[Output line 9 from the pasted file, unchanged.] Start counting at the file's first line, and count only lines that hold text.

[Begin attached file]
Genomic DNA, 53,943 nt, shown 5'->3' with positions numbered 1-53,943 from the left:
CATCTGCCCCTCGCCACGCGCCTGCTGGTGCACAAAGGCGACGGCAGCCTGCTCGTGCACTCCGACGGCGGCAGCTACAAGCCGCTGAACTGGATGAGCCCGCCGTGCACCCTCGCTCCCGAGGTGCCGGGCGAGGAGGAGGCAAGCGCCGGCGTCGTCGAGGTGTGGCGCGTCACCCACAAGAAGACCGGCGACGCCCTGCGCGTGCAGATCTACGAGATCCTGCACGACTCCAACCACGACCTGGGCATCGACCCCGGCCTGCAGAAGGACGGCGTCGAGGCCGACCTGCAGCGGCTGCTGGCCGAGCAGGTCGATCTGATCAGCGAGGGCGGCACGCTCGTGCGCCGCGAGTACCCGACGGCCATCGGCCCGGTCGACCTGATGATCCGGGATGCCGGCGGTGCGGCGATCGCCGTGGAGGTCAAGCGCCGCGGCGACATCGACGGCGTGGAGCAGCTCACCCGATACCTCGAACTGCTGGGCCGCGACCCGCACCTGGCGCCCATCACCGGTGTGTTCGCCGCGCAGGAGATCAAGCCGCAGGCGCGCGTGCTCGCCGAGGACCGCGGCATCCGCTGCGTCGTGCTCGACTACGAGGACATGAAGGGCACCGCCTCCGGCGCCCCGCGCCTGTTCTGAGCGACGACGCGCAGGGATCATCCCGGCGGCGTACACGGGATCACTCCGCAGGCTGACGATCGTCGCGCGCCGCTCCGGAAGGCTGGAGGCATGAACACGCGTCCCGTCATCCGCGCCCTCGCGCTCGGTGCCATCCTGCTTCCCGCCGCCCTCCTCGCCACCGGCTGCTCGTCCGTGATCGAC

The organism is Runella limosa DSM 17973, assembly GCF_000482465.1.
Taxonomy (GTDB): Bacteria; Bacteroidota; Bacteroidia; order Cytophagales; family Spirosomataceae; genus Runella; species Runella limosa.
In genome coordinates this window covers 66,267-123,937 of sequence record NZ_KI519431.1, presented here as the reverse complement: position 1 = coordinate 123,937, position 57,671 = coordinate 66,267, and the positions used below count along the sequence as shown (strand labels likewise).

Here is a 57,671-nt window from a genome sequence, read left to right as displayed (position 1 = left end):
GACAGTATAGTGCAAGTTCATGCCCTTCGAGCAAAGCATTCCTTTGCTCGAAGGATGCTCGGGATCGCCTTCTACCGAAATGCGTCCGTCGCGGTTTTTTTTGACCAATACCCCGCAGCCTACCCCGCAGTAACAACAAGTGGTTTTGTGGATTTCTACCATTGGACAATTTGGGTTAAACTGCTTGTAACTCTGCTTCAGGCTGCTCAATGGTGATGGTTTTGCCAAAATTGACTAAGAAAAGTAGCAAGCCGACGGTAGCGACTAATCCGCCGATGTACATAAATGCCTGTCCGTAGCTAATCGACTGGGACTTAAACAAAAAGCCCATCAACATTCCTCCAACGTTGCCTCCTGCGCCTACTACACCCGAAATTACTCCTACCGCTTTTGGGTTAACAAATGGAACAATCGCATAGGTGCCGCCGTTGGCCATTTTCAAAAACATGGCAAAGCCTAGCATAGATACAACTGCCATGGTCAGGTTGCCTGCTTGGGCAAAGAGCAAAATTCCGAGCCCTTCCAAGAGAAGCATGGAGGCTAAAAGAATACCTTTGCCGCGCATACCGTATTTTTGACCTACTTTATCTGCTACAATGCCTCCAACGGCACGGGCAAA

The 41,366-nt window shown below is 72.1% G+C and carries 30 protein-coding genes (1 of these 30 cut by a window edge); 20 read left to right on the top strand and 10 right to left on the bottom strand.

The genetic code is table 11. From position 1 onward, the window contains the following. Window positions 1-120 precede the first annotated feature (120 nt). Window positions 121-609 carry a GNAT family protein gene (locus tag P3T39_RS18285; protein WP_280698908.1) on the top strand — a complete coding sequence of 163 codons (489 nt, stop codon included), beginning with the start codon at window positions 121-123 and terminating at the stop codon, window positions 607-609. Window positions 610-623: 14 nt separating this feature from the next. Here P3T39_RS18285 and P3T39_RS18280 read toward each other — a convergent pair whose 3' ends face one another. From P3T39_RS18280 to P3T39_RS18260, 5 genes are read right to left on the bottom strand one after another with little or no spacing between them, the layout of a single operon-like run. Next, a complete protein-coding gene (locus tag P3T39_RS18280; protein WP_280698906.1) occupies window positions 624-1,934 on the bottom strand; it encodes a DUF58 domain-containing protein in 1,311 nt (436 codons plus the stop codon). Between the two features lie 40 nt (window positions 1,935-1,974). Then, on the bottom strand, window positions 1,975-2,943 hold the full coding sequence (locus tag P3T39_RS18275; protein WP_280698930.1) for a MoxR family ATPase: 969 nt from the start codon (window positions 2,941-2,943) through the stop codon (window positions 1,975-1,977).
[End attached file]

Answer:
The genetic code is table 11. From position 1 onward, the window contains the following. Window positions 1-120 precede the first annotated feature (120 nt). Window positions 121-609 carry a GNAT family protein gene (locus tag P3T39_RS18285; protein WP_280698908.1) on the top strand — a complete coding sequence of 163 codons (489 nt, stop codon included), beginning with the start codon at window positions 121-123 and terminating at the stop codon, window positions 607-609. Window positions 610-623: 14 nt separating this feature from the next. Here P3T39_RS18285 and P3T39_RS18280 read toward each other — a convergent pair whose 3' ends face one another. From P3T39_RS18280 to P3T39_RS18260, 5 genes are read right to left on the bottom strand one after another with little or no spacing between them, the layout of a single operon-like run. Next, a complete protein-coding gene (locus tag P3T39_RS18280; protein WP_280698906.1) occupies window positions 624-1,934 on the bottom strand; it encodes a DUF58 domain-containing protein in 1,311 nt (436 codons plus the stop codon). Between the two features lie 40 nt (window positions 1,935-1,974). Then, on the bottom strand, window positions 1,975-2,943 hold the full coding sequence (locus tag P3T39_RS18275; protein WP_280698930.1) for a MoxR family ATPase: 969 nt from the start codon (window positions 2,941-2,943) through the stop codon (window positions 1,975-1,977).